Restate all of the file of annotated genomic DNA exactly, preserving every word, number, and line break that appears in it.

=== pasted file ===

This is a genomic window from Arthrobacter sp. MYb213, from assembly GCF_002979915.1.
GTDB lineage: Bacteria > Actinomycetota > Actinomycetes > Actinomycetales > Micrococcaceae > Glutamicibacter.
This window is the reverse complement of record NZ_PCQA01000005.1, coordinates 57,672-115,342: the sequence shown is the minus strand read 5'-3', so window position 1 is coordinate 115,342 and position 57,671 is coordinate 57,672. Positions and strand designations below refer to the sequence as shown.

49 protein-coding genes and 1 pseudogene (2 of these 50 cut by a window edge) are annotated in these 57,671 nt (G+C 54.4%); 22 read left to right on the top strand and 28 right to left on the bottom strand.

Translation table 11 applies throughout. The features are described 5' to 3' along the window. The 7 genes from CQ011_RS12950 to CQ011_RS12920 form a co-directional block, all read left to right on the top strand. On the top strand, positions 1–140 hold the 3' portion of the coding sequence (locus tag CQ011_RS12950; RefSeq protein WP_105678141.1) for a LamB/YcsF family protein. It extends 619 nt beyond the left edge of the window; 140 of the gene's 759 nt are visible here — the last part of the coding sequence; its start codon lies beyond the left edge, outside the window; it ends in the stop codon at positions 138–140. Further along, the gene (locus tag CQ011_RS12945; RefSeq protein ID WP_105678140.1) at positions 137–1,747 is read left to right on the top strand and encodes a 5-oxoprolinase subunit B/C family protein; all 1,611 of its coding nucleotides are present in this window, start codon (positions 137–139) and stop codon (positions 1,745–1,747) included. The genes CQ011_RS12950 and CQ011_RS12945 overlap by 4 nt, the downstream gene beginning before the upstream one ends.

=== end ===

This is a genomic window from Arthrobacter sp. MYb213, from assembly GCF_002979915.1.
GTDB lineage: Bacteria > Actinomycetota > Actinomycetes > Actinomycetales > Micrococcaceae > Glutamicibacter.
This window is the reverse complement of record NZ_PCQA01000005.1, coordinates 57,672-115,342: the sequence shown is the minus strand read 5'-3', so window position 1 is coordinate 115,342 and position 57,671 is coordinate 57,672. Positions and strand designations below refer to the sequence as shown.

49 protein-coding genes and 1 pseudogene (2 of these 50 cut by a window edge) are annotated in these 57,671 nt (G+C 54.4%); 22 read left to right on the top strand and 28 right to left on the bottom strand.

Translation table 11 applies throughout. The features are described 5' to 3' along the window. The 7 genes from CQ011_RS12950 to CQ011_RS12920 form a co-directional block, all read left to right on the top strand. On the top strand, positions 1–140 hold the 3' portion of the coding sequence (locus tag CQ011_RS12950; RefSeq protein WP_105678141.1) for a LamB/YcsF family protein. It extends 619 nt beyond the left edge of the window; 140 of the gene's 759 nt are visible here — the last part of the coding sequence; its start codon lies beyond the left edge, outside the window; it ends in the stop codon at positions 138–140. Further along, the gene (locus tag CQ011_RS12945; RefSeq protein ID WP_105678140.1) at positions 137–1,747 is read left to right on the top strand and encodes a 5-oxoprolinase subunit B/C family protein; all 1,611 of its coding nucleotides are present in this window, start codon (positions 137–139) and stop codon (positions 1,745–1,747) included. The genes CQ011_RS12950 and CQ011_RS12945 overlap by 4 nt, the downstream gene beginning before the upstream one ends.